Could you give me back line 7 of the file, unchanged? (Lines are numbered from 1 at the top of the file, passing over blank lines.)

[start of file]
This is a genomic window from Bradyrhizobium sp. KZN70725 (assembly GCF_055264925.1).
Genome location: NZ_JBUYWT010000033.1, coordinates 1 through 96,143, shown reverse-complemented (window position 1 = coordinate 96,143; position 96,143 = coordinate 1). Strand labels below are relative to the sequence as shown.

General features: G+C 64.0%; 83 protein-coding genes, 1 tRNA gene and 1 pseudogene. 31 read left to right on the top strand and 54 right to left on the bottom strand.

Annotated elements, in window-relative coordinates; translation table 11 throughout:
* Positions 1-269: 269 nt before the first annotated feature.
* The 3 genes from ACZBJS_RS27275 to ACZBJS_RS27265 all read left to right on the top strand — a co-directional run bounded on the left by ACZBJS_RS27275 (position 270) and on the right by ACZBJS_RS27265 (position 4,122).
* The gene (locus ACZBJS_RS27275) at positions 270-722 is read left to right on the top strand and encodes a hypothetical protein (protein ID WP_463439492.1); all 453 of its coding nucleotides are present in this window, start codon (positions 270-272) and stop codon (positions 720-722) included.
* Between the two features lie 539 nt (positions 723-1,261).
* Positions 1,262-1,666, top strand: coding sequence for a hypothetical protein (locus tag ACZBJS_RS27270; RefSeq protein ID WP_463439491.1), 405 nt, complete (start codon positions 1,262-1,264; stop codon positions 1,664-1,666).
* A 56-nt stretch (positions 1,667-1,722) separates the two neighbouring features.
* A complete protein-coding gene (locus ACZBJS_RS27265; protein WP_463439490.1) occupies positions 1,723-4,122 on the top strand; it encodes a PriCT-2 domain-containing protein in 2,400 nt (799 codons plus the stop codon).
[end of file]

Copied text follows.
* The gene (locus ACZBJS_RS27275) at positions 270-722 is read left to right on the top strand and encodes a hypothetical protein (protein ID WP_463439492.1); all 453 of its coding nucleotides are present in this window, start codon (positions 270-272) and stop codon (positions 720-722) included.